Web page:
Levity, which has been operating in stealth (until now), is the latest no-code company to throw its wares into the ring, having picked up $1.7 million in pre-seed funding led by Gil Dibner’s Angular Ventures. The Berlin-based startup wants to bring AI-powered workflow automation to anyone, letting knowledge workers automate tedious, repetitive and manual parts of their job without the need to learn how to code.
Suitable for customer service, marketing, operations, HR, and more, Levity has elected to be a horizontal offering from the get-go. Typical repetitive tasks that can be automated include reviewing and categorising documents, images, or text. The premise is that conventional, rule-based automation software isn’t able to automate tasks like these as it requires cognitive abilities, meaning that they are usually done manually. This, of course, is where machine learning come into play.
“We want to solve the problem that people spend so much time at their jobs doing boring, repetitive stuff that can be automated to free up space and time for fun and interesting work,” says Gero Keil, co-founder and CEO. “Even though this is what AI has been promising us for decades, there are very few solutions out there, and even less for non-technical people who can’t code”.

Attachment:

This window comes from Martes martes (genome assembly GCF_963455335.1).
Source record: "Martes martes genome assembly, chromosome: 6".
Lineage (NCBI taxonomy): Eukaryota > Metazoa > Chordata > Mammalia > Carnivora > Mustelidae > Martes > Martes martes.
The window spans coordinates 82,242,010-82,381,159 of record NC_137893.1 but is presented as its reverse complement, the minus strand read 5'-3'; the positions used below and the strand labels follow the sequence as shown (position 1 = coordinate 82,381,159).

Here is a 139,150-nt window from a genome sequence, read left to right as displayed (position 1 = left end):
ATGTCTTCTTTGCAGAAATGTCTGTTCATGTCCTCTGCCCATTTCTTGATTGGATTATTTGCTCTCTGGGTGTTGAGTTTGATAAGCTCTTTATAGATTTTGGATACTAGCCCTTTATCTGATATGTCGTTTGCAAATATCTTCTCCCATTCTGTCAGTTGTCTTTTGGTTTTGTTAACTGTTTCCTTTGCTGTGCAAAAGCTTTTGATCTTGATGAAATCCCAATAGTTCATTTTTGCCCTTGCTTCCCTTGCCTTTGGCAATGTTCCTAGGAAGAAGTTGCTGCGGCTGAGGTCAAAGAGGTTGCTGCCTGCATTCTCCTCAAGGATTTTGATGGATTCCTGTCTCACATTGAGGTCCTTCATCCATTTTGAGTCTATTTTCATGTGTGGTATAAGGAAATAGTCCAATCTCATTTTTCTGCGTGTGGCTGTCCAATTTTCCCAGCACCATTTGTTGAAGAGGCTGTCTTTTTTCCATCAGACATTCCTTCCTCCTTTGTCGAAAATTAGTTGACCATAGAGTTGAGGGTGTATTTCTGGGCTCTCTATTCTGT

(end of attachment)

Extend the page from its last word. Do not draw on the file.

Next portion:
To that end, Keil says Levity’s entire mission is to help non-technical knowledge workers automate what they couldn’t automate before. Specifically, the startup targets work processes that involve making decisions on unstructured data, such as images, text, PDFs and other documents.
“For example, if a company receives hundreds or thousands of emails from partners and customers with attachments every day, someone typically has to download the attachment, look at it and then decide what to do with it,” explains Keil. “With Levity, they can train their own custom AI on all of the historic data that they have accumulated, and once it has learned from that it seamlessly integrates with their existing tools and workflows e.g. Dropbox, Gmail, Slack etc.”
More broadly, he says there are many companies struggling to “productionize AI” that would really benefit from having an end-to-end platform “that enables them to build their own AI solutions and make them part of their processes”.
Keil argues that Levity’s main competitor is people doing work manually, but concedes that there is crossover with automation machine learning tools, workflow automation offerings, and labelling tools,
“Instead of going deep into every domain of the ML value chain and making the lives of developers and data scientists at large corporations easier, we focus only the most essential bits and pieces, wrap them in simple and enjoyable UX and abstract the rest away,” he says. “That makes us the best for non-developers in small and medium-sized businesses that want to automate previously non automatable processes in the most straightforward way. The people that have the automation problem become the same people that solve the automation problem; it’s a paradigm shift just like what Wix and Squarespace did to websites”.
Adds Gil Dibner, general partner and founder at Angular Ventures, in a statement: “Levity is driving a massive shift that will affect all knowledge workers. By allowing knowledge workers to easily train AI engines, build AI-powered automations, and integrate them into their everyday workflows, Levity is radically democratizing the benefits of AI.”
Alongside Angular, Levity’s other backers include: System.One, Discovery Ventures (founders of SumUp), Martin Henk (founder of Pipedrive) and various additional unnamed angel investors.